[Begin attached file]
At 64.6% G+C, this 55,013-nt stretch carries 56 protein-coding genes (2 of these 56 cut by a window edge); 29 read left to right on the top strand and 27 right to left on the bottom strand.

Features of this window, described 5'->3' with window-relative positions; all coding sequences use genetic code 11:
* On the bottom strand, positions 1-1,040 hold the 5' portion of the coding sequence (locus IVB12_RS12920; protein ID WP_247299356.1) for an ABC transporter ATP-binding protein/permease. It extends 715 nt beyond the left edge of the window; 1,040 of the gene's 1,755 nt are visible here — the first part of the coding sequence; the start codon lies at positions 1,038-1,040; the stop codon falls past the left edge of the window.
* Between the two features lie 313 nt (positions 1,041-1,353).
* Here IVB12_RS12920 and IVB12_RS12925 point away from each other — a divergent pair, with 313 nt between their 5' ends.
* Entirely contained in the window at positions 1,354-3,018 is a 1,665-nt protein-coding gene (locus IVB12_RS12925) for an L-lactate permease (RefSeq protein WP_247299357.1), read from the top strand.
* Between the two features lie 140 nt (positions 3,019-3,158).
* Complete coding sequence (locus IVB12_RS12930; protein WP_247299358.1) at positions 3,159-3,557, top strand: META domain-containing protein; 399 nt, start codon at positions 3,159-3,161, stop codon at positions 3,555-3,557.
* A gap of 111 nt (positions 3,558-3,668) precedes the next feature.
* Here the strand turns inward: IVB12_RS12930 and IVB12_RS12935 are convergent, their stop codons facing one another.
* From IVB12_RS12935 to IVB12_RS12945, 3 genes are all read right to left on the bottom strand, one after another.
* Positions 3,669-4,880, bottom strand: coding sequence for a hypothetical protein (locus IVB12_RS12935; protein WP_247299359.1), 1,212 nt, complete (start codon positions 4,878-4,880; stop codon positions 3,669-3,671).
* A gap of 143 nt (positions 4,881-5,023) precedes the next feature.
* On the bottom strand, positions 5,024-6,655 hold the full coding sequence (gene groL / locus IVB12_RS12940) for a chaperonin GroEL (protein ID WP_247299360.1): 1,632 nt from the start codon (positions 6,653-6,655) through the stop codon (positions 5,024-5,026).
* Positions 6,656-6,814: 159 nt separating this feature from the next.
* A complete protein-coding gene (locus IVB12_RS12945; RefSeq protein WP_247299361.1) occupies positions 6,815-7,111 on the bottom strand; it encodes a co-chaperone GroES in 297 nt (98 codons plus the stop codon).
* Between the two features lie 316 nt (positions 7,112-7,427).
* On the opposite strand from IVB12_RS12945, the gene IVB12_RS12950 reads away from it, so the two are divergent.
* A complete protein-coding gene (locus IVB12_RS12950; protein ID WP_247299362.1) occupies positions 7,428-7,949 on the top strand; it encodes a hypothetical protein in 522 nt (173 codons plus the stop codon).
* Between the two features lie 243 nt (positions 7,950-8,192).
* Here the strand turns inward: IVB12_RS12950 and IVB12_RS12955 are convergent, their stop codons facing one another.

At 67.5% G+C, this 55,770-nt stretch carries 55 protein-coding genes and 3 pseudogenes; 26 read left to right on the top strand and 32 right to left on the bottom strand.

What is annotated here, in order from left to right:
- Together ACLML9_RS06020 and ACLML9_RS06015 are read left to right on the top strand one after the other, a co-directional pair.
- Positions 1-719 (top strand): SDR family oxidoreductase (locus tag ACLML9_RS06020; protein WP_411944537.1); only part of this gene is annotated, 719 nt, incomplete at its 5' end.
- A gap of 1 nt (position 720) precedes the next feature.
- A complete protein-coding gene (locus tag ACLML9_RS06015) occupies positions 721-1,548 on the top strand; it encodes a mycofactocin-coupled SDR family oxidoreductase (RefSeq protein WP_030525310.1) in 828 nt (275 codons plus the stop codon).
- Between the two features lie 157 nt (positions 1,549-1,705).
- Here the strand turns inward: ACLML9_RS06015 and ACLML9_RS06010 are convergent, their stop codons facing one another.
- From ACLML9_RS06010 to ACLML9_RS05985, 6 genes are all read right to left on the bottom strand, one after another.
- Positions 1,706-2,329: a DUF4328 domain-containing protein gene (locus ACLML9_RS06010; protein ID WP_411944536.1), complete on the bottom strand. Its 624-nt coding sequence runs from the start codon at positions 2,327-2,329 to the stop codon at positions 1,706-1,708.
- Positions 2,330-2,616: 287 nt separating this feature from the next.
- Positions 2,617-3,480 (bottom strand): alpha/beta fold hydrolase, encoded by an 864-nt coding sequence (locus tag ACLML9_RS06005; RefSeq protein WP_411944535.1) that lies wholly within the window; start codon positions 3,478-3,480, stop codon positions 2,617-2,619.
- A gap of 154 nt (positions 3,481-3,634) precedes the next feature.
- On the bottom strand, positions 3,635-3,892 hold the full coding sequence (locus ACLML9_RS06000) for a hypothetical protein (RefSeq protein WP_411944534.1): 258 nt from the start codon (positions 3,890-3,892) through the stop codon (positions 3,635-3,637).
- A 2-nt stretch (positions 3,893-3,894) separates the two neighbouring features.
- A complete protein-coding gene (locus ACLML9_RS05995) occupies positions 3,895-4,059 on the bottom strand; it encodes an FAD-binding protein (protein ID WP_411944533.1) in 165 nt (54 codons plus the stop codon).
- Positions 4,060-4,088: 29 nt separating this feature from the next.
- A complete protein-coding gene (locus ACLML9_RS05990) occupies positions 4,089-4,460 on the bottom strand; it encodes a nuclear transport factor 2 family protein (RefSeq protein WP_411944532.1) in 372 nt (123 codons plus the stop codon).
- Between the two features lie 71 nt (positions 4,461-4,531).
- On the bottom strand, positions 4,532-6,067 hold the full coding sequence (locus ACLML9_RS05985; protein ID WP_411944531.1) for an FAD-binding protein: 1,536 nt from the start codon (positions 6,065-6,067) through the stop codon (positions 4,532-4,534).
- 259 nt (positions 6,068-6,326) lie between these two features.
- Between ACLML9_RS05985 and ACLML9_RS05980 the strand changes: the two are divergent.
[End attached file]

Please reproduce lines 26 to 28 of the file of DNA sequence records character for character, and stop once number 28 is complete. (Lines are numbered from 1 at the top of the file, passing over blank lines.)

- A gap of 1 nt (position 720) precedes the next feature.
- A complete protein-coding gene (locus tag ACLML9_RS06015) occupies positions 721-1,548 on the top strand; it encodes a mycofactocin-coupled SDR family oxidoreductase (RefSeq protein WP_030525310.1) in 828 nt (275 codons plus the stop codon).
- Between the two features lie 157 nt (positions 1,549-1,705).